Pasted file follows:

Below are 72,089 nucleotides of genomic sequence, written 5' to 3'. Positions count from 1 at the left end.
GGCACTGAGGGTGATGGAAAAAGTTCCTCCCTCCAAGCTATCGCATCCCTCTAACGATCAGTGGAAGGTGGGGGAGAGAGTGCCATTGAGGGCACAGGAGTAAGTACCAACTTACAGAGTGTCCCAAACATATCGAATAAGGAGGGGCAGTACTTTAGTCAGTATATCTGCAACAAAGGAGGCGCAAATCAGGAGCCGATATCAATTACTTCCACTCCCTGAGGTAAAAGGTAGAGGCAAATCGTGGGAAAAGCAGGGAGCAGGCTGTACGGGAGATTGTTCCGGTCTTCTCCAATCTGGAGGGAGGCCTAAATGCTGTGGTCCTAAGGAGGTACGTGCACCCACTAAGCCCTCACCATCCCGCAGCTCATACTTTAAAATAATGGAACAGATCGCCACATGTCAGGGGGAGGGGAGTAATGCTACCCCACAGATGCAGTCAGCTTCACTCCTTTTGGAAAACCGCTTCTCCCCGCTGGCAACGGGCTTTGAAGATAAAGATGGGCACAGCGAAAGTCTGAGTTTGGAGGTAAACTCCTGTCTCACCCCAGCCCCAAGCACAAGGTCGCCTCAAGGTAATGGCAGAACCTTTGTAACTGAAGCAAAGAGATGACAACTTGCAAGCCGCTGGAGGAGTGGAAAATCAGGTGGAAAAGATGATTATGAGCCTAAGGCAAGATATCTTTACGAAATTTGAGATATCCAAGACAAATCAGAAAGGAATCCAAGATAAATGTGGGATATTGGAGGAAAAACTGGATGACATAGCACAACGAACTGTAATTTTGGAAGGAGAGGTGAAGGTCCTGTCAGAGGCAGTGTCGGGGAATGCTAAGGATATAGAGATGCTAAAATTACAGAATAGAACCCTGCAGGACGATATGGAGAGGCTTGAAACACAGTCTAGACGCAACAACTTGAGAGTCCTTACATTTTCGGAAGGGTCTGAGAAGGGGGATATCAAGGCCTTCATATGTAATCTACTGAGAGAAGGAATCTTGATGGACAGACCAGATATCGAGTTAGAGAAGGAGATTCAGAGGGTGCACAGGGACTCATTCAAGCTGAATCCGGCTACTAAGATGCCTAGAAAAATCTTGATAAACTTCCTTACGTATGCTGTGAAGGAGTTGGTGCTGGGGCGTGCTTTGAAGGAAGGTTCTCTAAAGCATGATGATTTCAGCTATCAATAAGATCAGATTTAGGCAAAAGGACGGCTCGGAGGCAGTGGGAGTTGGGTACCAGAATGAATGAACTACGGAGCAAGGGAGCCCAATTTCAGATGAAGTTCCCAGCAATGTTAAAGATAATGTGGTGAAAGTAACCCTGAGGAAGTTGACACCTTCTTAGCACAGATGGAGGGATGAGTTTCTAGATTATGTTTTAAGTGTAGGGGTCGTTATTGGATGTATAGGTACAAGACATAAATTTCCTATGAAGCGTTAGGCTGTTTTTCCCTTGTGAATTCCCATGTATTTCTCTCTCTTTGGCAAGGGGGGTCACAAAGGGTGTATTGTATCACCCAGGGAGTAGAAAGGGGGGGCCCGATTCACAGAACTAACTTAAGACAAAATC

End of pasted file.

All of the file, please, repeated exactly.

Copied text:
Below are 72,089 nucleotides of genomic sequence, written 5' to 3'. Positions count from 1 at the left end.
GGCACTGAGGGTGATGGAAAAAGTTCCTCCCTCCAAGCTATCGCATCCCTCTAACGATCAGTGGAAGGTGGGGGAGAGAGTGCCATTGAGGGCACAGGAGTAAGTACCAACTTACAGAGTGTCCCAAACATATCGAATAAGGAGGGGCAGTACTTTAGTCAGTATATCTGCAACAAAGGAGGCGCAAATCAGGAGCCGATATCAATTACTTCCACTCCCTGAGGTAAAAGGTAGAGGCAAATCGTGGGAAAAGCAGGGAGCAGGCTGTACGGGAGATTGTTCCGGTCTTCTCCAATCTGGAGGGAGGCCTAAATGCTGTGGTCCTAAGGAGGTACGTGCACCCACTAAGCCCTCACCATCCCGCAGCTCATACTTTAAAATAATGGAACAGATCGCCACATGTCAGGGGGAGGGGAGTAATGCTACCCCACAGATGCAGTCAGCTTCACTCCTTTTGGAAAACCGCTTCTCCCCGCTGGCAACGGGCTTTGAAGATAAAGATGGGCACAGCGAAAGTCTGAGTTTGGAGGTAAACTCCTGTCTCACCCCAGCCCCAAGCACAAGGTCGCCTCAAGGTAATGGCAGAACCTTTGTAACTGAAGCAAAGAGATGACAACTTGCAAGCCGCTGGAGGAGTGGAAAATCAGGTGGAAAAGATGATTATGAGCCTAAGGCAAGATATCTTTACGAAATTTGAGATATCCAAGACAAATCAGAAAGGAATCCAAGATAAATGTGGGATATTGGAGGAAAAACTGGATGACATAGCACAACGAACTGTAATTTTGGAAGGAGAGGTGAAGGTCCTGTCAGAGGCAGTGTCGGGGAATGCTAAGGATATAGAGATGCTAAAATTACAGAATAGAACCCTGCAGGACGATATGGAGAGGCTTGAAACACAGTCTAGACGCAACAACTTGAGAGTCCTTACATTTTCGGAAGGGTCTGAGAAGGGGGATATCAAGGCCTTCATATGTAATCTACTGAGAGAAGGAATCTTGATGGACAGACCAGATATCGAGTTAGAGAAGGAGATTCAGAGGGTGCACAGGGACTCATTCAAGCTGAATCCGGCTACTAAGATGCCTAGAAAAATCTTGATAAACTTCCTTACGTATGCTGTGAAGGAGTTGGTGCTGGGGCGTGCTTTGAAGGAAGGTTCTCTAAAGCATGATGATTTCAGCTATCAATAAGATCAGATTTAGGCAAAAGGACGGCTCGGAGGCAGTGGGAGTTGGGTACCAGAATGAATGAACTACGGAGCAAGGGAGCCCAATTTCAGATGAAGTTCCCAGCAATGTTAAAGATAATGTGGTGAAAGTAACCCTGAGGAAGTTGACACCTTCTTAGCACAGATGGAGGGATGAGTTTCTAGATTATGTTTTAAGTGTAGGGGTCGTTATTGGATGTATAGGTACAAGACATAAATTTCCTATGAAGCGTTAGGCTGTTTTTCCCTTGTGAATTCCCATGTATTTCTCTCTCTTTGGCAAGGGGGGTCACAAAGGGTGTATTGTATCACCCAGGGAGTAGAAAGGGGGGGCCCGATTCACAGAACTAACTTAAGACAAAATC